The distribution of age-related aneuploidy (a type of chromosomal abnormality) is significantly higher in women over 40 years and can reach values of approximately 60% in women over 42. Considering that more than 50% of women seeking ART treatments are 35 years or older, and that the proportion of patients older than 40 is steadily increasing, this is cause for concern, the European Society of Human Reproduction and Embryology (ESHRE) heard today (Monday).
A recent study by the SISMER centre in Bologna used biopsies on polar bodies – the waste products produced by oocytes (eggs) during maturation – to show the extent of aneuploidy, caused by an incorrect separation of chromosomes, and that this was far more frequent in older women. “We could also see that some conditions of infertility such as endometriosis or the presence of a diminished ovarian reserve increased the incidence of chromosomal abnormalities and had greatly compromised oocyte viability,” said Dr. Luca Gianaroli, coordinator of the study and ESHRE chairman.
“The patient’s response to hormonal stimulation appears to influence the process of chromosome separation during oocyte maturation with a consequent negative effect on oocyte quality. Specialists in the field of assisted reproduction should be aware of these risk factors, and tailored protocols especially for ovarian stimulation should be available for all patients,” Dr. Gianaroli concluded. The study was based on more than 4,000 oocytes and demonstrated how the natural decrease in oocyte quality along with age is accelerated in women having an abnormal response to hormonal stimulation. In other words, a reduced sensitivity to the hormones regulating oocyte maturation is related to the quantity and quality of the collected oocytes and determines reduced pregnancy and implantation rates in poor responders, especially after the age of 35.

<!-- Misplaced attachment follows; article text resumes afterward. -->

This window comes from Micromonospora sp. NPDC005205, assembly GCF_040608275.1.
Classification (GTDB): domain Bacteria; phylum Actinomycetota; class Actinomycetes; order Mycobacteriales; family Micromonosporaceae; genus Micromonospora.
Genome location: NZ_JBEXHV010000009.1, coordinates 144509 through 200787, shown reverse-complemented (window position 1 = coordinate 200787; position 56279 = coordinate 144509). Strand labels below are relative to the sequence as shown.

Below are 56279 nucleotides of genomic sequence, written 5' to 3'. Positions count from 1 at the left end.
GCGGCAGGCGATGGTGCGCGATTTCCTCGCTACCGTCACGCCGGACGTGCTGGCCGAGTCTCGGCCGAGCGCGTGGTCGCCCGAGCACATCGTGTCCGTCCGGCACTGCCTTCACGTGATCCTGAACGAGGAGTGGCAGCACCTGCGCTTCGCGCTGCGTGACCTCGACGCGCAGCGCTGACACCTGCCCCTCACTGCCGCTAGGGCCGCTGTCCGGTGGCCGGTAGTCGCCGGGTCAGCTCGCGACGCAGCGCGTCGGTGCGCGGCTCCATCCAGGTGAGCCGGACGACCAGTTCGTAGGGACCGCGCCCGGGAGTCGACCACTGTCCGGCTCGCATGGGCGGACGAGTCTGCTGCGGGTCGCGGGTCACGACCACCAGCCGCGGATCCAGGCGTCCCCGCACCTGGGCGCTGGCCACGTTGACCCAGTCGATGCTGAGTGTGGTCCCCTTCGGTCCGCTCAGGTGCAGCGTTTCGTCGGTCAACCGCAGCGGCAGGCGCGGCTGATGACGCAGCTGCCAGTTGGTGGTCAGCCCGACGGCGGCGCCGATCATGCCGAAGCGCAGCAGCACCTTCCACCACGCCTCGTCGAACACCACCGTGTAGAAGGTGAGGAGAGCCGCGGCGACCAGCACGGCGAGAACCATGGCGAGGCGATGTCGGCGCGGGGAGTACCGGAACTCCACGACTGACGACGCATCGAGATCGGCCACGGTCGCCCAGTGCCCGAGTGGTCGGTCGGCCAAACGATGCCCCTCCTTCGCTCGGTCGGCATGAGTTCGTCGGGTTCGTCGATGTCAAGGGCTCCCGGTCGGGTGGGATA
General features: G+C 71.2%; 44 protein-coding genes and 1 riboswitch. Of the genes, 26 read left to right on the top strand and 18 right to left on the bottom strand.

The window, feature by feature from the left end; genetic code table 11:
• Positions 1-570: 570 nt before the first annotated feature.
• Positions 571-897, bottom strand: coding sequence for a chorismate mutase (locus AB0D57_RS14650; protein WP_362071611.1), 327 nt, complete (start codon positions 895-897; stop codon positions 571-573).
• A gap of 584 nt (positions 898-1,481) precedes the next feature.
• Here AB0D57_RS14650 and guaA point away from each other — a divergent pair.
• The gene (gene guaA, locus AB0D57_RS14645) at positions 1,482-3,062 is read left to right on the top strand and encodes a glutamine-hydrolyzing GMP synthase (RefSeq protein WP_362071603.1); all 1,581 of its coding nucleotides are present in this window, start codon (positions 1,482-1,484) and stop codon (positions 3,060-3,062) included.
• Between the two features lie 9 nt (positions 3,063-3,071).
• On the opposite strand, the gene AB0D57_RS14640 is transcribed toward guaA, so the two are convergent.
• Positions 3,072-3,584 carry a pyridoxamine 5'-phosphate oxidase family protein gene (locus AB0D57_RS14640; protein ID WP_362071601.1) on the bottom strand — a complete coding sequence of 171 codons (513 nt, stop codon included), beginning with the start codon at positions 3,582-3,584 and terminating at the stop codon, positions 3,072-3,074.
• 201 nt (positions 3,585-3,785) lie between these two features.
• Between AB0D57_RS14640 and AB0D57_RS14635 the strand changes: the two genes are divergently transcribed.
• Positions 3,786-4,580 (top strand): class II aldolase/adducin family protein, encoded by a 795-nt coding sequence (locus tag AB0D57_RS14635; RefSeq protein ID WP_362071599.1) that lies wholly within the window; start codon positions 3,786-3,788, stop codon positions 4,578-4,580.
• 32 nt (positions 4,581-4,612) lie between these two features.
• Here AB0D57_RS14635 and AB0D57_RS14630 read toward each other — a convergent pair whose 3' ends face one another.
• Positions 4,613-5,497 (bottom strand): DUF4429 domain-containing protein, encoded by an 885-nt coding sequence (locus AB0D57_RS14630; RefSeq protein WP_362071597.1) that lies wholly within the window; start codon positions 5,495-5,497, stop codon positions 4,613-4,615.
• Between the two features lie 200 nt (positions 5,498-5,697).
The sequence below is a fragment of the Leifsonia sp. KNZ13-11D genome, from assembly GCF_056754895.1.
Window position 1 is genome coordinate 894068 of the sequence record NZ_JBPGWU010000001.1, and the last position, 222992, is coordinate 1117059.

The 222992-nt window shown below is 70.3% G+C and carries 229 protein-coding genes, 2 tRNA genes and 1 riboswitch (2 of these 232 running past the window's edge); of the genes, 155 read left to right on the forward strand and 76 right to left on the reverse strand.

Many young women believe the scientific progress in ART can ensure motherhood at any age, but with the number and quality of eggs decreasing with age, the possibilities reproductive medicine can offer are limited. In the last 25 years fertility rates have been reduced by almost three-fold from 2.7 to 1.2 children per woman in Europe. In Italy a similar trend was observed. This trend is inversely related to the increase in mean age at first pregnancy, which is currently between 30 and 35 in Europe. The delay of the first pregnancy with a resulting increase in maternal age in Italy but also in other European countries is one of the main reasons of the increased difficulties in obtaining a viable pregnancy.
Many women delay the decision to have a child to pursue a career or because they simply have not found Mr. Right. However, after the age of 35 the chances of natural conception decrease substantially. “When the woman is 20-24 years old, 86% of these couples will conceive within a year of regular intercourse, this figure decreases to 42% when the woman is 40 years and older. This decrease in fertility caused by delaying pregnancy until the woman is older leads to many couples seeking ART,” said Dr. Filippo Ubaldi from the GENERA clinic in Rome. Scientific data indicate two crucial factors are responsible for this: a reduction in the number of available oocytes (the so called ovarian reserve) and a decline in the quality of the oocytes.